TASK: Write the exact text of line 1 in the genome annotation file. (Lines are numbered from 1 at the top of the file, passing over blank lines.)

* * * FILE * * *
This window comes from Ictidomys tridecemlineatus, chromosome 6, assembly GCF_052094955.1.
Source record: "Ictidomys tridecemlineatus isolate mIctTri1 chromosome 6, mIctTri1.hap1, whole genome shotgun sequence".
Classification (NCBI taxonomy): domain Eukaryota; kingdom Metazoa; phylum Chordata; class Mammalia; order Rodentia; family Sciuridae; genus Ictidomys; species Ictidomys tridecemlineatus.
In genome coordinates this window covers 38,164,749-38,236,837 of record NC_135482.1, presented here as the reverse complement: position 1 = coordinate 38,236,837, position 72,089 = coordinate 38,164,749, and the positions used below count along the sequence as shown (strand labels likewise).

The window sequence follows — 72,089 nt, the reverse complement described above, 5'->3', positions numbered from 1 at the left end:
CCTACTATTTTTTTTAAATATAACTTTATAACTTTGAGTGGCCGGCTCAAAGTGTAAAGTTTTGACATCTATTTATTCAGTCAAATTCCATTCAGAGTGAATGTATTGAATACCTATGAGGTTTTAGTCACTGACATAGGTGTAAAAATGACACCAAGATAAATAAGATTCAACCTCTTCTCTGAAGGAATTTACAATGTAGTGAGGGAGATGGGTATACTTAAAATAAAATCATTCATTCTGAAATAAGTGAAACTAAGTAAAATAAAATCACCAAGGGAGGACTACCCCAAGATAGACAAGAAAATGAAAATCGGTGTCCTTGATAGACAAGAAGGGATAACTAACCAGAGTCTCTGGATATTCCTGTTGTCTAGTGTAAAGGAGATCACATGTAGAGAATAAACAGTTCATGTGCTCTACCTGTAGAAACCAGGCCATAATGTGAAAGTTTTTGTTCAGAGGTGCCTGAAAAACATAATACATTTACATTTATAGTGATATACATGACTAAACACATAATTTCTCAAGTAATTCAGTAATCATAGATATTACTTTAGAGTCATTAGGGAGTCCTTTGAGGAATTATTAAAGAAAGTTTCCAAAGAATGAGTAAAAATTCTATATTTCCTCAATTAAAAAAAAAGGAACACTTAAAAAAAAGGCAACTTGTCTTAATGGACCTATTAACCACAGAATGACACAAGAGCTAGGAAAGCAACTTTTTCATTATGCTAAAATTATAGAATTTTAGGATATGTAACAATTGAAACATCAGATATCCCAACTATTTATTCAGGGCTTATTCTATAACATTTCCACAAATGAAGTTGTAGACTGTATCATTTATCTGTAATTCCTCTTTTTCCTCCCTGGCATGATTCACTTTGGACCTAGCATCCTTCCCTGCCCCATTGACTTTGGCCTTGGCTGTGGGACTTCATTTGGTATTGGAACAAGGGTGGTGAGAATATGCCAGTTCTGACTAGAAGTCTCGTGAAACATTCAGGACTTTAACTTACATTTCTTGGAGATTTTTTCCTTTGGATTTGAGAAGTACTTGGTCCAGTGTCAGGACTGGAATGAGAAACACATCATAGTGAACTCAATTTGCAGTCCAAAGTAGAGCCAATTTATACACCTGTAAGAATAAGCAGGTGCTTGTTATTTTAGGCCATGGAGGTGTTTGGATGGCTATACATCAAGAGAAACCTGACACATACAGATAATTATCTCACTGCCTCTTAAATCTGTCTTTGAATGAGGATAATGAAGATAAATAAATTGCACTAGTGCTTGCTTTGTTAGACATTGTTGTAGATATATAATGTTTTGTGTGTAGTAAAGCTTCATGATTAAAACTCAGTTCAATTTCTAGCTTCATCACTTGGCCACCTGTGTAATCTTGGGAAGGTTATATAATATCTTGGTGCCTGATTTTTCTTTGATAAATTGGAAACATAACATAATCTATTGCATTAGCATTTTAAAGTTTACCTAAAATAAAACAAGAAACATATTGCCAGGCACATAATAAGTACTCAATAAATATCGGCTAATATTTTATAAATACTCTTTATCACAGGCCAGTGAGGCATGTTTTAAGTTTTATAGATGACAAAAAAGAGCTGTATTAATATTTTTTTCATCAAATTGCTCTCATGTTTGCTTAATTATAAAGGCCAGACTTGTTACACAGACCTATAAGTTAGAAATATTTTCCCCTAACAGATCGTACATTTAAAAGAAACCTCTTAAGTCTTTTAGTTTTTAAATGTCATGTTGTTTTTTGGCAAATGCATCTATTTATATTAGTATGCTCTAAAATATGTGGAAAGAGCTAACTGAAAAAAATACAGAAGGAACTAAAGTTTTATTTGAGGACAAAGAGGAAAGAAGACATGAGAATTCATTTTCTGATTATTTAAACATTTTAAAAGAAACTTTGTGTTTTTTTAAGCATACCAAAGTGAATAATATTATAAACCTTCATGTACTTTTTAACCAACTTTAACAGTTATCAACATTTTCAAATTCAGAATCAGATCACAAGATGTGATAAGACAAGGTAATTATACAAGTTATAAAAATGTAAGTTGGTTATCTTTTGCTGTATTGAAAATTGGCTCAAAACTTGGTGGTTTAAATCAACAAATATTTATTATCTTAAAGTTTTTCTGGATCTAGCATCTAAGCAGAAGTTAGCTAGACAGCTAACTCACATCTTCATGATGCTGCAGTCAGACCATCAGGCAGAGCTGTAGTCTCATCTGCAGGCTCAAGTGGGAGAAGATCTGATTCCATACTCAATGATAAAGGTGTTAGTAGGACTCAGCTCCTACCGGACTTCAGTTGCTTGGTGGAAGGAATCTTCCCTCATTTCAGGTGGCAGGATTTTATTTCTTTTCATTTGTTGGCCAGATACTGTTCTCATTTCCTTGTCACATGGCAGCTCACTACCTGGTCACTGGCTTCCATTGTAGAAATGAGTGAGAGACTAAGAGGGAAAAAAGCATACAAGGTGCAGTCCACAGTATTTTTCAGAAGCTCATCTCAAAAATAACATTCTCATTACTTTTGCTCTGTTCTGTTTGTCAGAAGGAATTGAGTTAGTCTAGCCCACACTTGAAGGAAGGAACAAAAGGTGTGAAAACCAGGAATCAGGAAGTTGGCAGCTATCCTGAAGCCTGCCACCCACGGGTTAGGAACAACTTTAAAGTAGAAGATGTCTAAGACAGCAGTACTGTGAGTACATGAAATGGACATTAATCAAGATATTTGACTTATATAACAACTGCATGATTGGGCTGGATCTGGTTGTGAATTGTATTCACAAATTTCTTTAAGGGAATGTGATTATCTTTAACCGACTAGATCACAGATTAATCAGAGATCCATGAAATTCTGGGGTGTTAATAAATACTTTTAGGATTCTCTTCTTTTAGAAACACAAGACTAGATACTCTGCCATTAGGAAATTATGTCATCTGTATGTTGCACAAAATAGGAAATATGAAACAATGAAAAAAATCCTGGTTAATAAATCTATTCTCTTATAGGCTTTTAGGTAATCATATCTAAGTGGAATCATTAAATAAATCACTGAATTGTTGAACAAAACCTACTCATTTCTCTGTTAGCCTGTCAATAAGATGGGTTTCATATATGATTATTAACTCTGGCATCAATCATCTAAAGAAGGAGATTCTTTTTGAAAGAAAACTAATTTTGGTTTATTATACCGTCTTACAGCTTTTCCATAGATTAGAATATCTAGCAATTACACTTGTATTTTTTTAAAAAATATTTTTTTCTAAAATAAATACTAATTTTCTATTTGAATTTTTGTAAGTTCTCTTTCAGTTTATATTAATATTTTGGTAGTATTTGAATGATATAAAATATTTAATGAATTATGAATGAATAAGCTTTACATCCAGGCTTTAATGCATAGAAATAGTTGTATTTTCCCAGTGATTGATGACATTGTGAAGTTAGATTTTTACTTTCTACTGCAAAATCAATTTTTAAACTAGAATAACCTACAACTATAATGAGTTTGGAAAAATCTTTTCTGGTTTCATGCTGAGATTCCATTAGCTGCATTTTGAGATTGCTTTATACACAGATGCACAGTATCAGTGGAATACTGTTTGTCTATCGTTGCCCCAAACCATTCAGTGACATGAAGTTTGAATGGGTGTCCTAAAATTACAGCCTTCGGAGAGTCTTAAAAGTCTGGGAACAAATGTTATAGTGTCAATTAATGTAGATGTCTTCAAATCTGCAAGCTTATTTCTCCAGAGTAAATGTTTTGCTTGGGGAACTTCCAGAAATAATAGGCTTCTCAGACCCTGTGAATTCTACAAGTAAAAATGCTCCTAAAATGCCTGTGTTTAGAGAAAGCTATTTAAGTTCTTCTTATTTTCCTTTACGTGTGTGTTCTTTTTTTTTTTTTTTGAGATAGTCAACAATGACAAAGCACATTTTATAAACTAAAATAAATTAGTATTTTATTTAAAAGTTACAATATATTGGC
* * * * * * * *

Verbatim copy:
This window comes from Ictidomys tridecemlineatus, chromosome 6, assembly GCF_052094955.1.